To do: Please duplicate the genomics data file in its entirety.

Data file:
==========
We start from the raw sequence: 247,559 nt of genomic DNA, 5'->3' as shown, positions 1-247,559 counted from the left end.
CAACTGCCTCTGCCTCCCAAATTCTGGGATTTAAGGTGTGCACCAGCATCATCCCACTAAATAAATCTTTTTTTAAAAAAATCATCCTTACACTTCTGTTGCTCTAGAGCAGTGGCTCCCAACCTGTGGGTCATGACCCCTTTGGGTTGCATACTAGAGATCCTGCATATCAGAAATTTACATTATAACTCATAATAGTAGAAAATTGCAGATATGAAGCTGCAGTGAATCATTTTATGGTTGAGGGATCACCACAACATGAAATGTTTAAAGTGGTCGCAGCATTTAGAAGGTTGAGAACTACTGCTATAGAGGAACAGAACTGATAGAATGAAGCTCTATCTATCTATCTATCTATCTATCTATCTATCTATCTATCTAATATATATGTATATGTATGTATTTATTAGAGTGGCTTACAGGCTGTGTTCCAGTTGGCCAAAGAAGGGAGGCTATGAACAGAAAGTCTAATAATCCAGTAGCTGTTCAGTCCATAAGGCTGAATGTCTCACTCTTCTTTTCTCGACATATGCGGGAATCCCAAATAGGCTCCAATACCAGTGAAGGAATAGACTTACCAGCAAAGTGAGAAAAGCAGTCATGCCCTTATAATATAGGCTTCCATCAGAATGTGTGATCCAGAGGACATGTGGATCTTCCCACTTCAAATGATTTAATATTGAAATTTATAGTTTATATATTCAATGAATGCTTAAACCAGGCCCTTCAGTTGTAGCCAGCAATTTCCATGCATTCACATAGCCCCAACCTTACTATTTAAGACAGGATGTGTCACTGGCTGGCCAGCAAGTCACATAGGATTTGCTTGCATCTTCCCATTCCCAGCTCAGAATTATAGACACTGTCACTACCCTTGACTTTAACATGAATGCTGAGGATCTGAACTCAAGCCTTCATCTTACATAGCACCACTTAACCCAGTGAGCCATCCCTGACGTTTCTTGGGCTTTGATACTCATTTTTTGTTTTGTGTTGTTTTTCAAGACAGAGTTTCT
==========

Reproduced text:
We start from the raw sequence: 247,559 nt of genomic DNA, 5'->3' as shown, positions 1-247,559 counted from the left end.
CAACTGCCTCTGCCTCCCAAATTCTGGGATTTAAGGTGTGCACCAGCATCATCCCACTAAATAAATCTTTTTTTAAAAAAATCATCCTTACACTTCTGTTGCTCTAGAGCAGTGGCTCCCAACCTGTGGGTCATGACCCCTTTGGGTTGCATACTAGAGATCCTGCATATCAGAAATTTACATTATAACTCATAATAGTAGAAAATTGCAGATATGAAGCTGCAGTGAATCATTTTATGGTTGAGGGATCACCACAACATGAAATGTTTAAAGTGGTCGCAGCATTTAGAAGGTTGAGAACTACTGCTATAGAGGAACAGAACTGATAGAATGAAGCTCTATCTATCTATCTATCTATCTATCTATCTATCTATCTATCTAATATATATGTATATGTATGTATTTATTAGAGTGGCTTACAGGCTGTGTTCCAGTTGGCCAAAGAAGGGAGGCTATGAACAGAAAGTCTAATAATCCAGTAGCTGTTCAGTCCATAAGGCTGAATGTCTCACTCTTCTTTTCTCGACATATGCGGGAATCCCAAATAGGCTCCAATACCAGTGAAGGAATAGACTTACCAGCAAAGTGAGAAAAGCAGTCATGCCCTTATAATATAGGCTTCCATCAGAATGTGTGATCCAGAGGACATGTGGATCTTCCCACTTCAAATGATTTAATATTGAAATTTATAGTTTATATATTCAATGAATGCTTAAACCAGGCCCTTCAGTTGTAGCCAGCAATTTCCATGCATTCACATAGCCCCAACCTTACTATTTAAGACAGGATGTGTCACTGGCTGGCCAGCAAGTCACATAGGATTTGCTTGCATCTTCCCATTCCCAGCTCAGAATTATAGACACTGTCACTACCCTTGACTTTAACATGAATGCTGAGGATCTGAACTCAAGCCTTCATCTTACATAGCACCACTTAACCCAGTGAGCCATCCCTGACGTTTCTTGGGCTTTGATACTCATTTTTTGTTTTGTGTTGTTTTTCAAGACAGAGTTTCT